The child reveals apt language skills in relation to form. The child can reveal the difference between living beings and non-living things in his speech. At 31 months of age, a child can tell the difference between living objects and non- living objects. The child reveals in his communication that he knows what peeing is about and that he requires an adult to help him get rid of his pee so that he does not get uncomfortable with himself. A child of at least 31 months of age can use images and information that he obtains from the media to comprehend the environment around him. In this case, the child uses the information he obtains by watching TV to make a decision on how to put trains together. The child makes good use of adjectives. In his language, he can tell the difference between good guys and bad guys. The child uses adverbs in his communication. The childs language skills are full of conjunctions and prepositions. The child also uses interjections in his communication. By 31 to 34 months, a child often begins to use sentences that are of an adult type. Based on the fact that the child uses sentence elements that are highly diverse, it can be concluded that the child is at least 31 months of age. The child is displaying age-appropriate language skills. The child uses declarative, imperative, interrogative and negation sentences in his communication. The child was able to use past tense verb that ends with ed suggesting that he has great use of syntactic skills. The child uses verbs in the appropriate context revealing that he has great use of pragmatics skills. The childs great use of pragmatics skills is further revealed by the manner in which he uses adjectives and adverbs in line with appropriate cultural, socioeconomic and gender contexts.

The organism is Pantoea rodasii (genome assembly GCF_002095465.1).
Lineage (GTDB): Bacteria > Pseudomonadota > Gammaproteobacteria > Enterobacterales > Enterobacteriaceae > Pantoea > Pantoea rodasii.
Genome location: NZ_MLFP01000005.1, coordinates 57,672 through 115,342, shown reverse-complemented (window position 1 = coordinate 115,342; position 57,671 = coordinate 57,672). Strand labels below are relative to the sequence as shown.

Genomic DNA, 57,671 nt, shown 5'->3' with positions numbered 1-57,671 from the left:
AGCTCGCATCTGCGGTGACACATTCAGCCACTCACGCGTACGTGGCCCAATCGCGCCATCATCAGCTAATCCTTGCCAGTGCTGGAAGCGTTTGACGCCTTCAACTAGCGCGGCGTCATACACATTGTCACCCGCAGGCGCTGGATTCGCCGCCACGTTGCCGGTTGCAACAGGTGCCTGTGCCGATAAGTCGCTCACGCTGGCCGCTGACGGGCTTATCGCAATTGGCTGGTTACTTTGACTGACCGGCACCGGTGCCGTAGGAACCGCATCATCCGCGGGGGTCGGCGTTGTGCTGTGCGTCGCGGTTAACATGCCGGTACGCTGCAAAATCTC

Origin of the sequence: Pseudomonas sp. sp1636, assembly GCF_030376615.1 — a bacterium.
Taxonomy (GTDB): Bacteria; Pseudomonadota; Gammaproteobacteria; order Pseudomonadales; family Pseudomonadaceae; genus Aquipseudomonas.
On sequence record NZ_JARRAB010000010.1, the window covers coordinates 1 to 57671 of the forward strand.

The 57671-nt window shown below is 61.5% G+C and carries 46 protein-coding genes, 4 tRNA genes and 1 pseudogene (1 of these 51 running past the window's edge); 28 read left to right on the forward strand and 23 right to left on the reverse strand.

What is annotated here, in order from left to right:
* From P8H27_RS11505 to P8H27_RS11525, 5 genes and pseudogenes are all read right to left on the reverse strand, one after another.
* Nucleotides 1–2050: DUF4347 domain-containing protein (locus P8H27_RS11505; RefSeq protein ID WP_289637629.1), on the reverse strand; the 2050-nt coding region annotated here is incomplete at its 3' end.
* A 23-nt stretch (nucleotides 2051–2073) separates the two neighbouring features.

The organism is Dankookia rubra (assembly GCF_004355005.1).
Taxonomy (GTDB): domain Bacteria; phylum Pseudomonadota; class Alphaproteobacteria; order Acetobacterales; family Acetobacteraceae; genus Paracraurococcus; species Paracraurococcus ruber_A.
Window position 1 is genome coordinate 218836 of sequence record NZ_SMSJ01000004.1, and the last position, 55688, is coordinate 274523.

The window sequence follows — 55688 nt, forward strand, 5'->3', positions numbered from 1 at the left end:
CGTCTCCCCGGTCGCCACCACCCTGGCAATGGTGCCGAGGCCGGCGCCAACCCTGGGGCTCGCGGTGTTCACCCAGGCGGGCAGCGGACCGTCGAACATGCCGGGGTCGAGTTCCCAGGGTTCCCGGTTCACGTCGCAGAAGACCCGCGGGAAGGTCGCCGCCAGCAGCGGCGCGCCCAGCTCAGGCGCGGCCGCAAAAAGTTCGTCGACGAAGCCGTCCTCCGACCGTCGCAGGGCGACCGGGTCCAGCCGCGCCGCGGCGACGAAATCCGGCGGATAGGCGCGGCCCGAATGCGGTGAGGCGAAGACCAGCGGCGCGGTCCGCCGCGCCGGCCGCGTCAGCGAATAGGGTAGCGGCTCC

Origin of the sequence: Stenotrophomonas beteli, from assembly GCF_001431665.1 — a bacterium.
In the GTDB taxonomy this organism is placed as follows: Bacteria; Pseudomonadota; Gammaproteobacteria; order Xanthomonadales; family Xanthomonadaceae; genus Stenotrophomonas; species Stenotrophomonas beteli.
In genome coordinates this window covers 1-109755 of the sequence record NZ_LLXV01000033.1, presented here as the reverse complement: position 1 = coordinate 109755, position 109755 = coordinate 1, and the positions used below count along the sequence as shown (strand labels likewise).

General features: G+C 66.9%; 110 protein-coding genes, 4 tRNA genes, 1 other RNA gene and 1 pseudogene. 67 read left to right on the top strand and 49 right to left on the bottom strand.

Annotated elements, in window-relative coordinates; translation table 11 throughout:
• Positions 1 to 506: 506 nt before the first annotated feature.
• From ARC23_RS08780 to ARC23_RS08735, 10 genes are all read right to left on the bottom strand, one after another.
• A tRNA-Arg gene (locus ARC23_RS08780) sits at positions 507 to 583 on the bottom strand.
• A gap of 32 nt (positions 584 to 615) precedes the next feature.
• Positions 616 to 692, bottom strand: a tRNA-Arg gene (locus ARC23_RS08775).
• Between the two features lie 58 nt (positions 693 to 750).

The childs language skills in relation to content require some improvement. The child is not demonstrating age-appropriate language skills with regard to content. A child of at least 31 months of age should be able to speak clearly, should be able to respond to his or her name and should be able to interpret non-verbal communication. A child of at least 31 months of age should have an improved vocabulary. A child of 31 months of age should be able to produce longer and more complex sentences. The child should be able to produce words that have different syllable structures. The child is unable to produce words that have different syllable structures. The child is unable to use complex words in his communication.
The child shows appropriate language skills with regard to pragmatics. The child can call attention to something by use of language. The child can make requests to something by use of appropriate language. The child can name objects. The child can describe actions or objects. A child of at least 31 months can use attention getting words. A child of at least 31 months of age can make polite requests, express emotions and clarify messages. A child of 31 months of age can produce short dialogues and use narratives on his or her communication. The child demonstrated emotion by using words used for protesting and complaining. The child sought for clarification on issues by asking questions (Sax, 2007).
In conclusion, the child revealed apt language skills in his communication. The child was not able to demonstrate age appropriate language skills with regard to the content of his communication. However, the child was able to display appropriate language skills with regard to pragmatics.
Gleason, J. B., & Ratner, N. B. (2012). The development of language. Boston: Pearson Education.
Sax, N. (2007). Language development milestones. Alberta: University of Alberta.
Thomas, N. P., Crow, S. R., & Franklin, L. L. (2011). Information literacy and information skills instruction: Applying research to practice in the 21st century school library.
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